However, as MOOC providers ‘fatten’ the thickness of the long tail by progressively offering affordable, modularised courses, globally accessible, in multiple languages and able to be studied at a time convenient to the student, premium quality STEM universities need to think more about the post- qualification needs of engineers, doctors and scientists for continuous professional development. Premium STEM universities would also be wise to think about how much of that emerging demand to capture themselves. The set of post-qualification needs could be represented in two dimensions; career seniority skills and career breadth skills.
The faster new professional fields emerge due to global innovation, the harder it becomes for any employee (highly talented or not) to plot a linear career progression that preserves their marketability (embrace sufficient career breadth for what is required). Or have an effective grip over newly-emergent fields that support the organisation’s core mission (enabling them to then achieve hierarchical seniority).
Career seniority skills include; training in budget, project, process and operations management, change management, information & service quality management, business strategy & marketing. Techniques might include; using simulations for planning, improving communication flows and learning risk management practices.
Career breadth skills include; spending time understanding allied innovations and research breakthroughs that have some bearing on the person’s area of greatest experience. For example, for an ambitious doctor going from a large specialist NHS Trust into a small private practice, it may be advantageous to broaden their knowledge of medical imaging techniques and image interpretation.
MOOC’s threat to low quality universities
Unlike for the premium quality university programmes that rely on creative interaction value, MOOC providers can be expected to sooner or later out-compete the low quality universities who can only offer simple lecture-style content of a standardised nature. Such universities have a significant physical cost structure to support, while MOOC providers offer their customers a vastly cheaper price for at worst, the same academic content and (virtual) study group experience.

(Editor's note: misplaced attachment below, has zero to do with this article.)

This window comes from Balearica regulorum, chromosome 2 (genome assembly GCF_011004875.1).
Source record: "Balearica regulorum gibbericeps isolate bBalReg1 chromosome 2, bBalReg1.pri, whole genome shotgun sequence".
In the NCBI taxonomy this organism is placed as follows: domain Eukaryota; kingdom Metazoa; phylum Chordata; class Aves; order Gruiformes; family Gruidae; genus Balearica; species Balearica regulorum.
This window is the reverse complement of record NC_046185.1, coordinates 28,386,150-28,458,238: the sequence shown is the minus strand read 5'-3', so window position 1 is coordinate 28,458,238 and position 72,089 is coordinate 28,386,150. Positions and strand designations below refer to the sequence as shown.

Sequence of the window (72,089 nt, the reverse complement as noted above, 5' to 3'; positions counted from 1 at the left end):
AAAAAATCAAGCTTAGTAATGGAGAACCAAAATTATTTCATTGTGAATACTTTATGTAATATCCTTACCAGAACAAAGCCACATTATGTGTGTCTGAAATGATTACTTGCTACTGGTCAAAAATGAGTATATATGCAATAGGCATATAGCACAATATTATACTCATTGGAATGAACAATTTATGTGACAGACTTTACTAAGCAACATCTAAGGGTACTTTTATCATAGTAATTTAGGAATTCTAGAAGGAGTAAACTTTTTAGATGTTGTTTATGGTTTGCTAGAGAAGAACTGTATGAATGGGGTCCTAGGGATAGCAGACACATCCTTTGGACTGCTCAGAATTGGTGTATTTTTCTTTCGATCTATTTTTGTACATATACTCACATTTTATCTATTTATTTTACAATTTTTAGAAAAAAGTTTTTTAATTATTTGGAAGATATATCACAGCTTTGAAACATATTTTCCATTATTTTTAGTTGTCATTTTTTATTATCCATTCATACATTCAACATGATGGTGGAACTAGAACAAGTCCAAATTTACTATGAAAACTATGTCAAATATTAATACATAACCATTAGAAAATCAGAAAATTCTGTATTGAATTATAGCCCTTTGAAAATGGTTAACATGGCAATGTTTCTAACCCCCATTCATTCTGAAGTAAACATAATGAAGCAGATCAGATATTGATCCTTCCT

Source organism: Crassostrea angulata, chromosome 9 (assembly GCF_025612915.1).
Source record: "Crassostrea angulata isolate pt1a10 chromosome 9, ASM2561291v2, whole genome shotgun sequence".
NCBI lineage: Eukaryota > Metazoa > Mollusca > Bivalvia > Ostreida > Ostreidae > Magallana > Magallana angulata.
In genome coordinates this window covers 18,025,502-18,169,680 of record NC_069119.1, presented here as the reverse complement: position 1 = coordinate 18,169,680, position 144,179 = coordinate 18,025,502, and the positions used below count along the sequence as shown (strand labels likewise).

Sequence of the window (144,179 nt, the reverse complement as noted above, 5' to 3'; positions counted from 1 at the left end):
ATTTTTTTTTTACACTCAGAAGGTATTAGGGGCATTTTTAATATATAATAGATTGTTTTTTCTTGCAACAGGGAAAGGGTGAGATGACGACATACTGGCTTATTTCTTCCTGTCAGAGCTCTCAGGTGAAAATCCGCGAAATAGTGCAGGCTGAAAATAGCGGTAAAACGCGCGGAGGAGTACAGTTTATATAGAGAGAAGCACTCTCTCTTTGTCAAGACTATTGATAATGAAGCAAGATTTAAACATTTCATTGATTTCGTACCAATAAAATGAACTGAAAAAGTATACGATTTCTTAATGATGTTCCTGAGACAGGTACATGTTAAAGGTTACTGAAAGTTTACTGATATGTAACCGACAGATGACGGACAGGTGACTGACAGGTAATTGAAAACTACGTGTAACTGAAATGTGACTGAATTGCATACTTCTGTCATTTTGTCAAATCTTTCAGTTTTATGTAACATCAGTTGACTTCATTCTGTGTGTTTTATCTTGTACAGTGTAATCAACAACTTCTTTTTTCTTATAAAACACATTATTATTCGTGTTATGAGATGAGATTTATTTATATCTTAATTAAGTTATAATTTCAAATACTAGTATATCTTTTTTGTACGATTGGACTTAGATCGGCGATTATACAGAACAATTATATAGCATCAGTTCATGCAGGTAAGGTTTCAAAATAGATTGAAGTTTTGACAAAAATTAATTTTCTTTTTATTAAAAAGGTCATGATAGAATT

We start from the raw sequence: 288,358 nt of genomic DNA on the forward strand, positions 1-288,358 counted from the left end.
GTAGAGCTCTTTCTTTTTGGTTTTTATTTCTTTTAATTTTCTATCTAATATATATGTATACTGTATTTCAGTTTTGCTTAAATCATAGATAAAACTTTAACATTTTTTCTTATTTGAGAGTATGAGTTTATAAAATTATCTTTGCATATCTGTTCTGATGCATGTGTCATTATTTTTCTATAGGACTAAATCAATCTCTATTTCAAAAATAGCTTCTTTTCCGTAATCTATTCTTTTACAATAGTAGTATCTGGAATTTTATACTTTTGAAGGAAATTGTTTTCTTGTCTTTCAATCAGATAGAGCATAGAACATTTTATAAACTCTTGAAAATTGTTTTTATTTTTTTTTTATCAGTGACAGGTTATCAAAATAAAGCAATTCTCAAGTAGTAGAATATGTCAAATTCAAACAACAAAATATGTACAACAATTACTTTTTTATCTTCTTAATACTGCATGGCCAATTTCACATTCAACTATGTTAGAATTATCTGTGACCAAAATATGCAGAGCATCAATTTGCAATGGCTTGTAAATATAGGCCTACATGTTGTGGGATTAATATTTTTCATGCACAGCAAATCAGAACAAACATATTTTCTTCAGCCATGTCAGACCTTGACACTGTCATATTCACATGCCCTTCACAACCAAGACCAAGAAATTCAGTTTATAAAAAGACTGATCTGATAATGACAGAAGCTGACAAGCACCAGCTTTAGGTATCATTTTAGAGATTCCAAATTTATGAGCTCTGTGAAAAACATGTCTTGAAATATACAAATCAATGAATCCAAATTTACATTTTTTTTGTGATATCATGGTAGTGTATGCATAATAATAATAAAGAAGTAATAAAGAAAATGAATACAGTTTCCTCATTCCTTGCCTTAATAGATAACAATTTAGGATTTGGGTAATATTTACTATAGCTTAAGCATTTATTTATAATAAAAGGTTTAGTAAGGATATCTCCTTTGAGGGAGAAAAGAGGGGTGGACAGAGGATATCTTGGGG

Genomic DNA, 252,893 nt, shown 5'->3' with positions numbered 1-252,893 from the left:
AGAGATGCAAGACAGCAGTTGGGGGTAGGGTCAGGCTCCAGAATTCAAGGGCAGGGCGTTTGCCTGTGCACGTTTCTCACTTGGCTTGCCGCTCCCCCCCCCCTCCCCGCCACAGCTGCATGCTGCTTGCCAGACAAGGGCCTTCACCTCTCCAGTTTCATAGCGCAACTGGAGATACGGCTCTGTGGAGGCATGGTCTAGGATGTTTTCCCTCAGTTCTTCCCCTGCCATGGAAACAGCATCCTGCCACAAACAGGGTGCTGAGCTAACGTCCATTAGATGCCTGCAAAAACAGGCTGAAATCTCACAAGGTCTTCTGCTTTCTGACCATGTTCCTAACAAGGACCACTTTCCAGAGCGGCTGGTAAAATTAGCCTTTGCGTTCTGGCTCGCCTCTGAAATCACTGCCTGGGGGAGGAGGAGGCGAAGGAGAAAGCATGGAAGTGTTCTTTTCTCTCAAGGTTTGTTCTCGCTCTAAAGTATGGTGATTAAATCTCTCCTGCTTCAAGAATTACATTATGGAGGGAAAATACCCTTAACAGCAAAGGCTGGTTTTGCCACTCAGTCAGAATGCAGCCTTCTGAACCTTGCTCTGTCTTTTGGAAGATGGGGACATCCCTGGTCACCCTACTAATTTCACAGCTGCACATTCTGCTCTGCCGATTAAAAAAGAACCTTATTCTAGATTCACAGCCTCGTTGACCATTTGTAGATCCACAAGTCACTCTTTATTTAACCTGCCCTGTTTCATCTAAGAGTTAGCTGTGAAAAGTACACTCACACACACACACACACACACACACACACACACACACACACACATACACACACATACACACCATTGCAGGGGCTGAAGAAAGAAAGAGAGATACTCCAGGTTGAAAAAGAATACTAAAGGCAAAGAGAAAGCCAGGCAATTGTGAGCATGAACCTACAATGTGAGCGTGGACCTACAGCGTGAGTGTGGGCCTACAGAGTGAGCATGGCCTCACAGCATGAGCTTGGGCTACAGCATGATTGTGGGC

How can premium quality universities understand market CPD needs better?
A key question to ask might be what step changes will talented and ambitious graduates need to make for their career progression and how can we position to match those needs?
Premium quality universities are arguably in pole position to communicate the value of specific knowledge and problem-solving skills to employers that drives CPD demand back to themselves.
Some business schools already do this well in providing bespoke onsite training courses of short duration to the employees nominated by their client. Therefore, what scope is there to maximise this demand opportunity, not with bespoke organisational courses, but with customised sector training, centred on the generic step changes?
On a related note, could the excess capacity of expensive university research kit (High Powered Laser machines, Wind Tunnels, Wave Tanks, MRI Scanners, High resolution/high speed digital cameras, Big Data Centres) be used in such CPD training courses, perhaps via a fieldtrip visit to the university campus?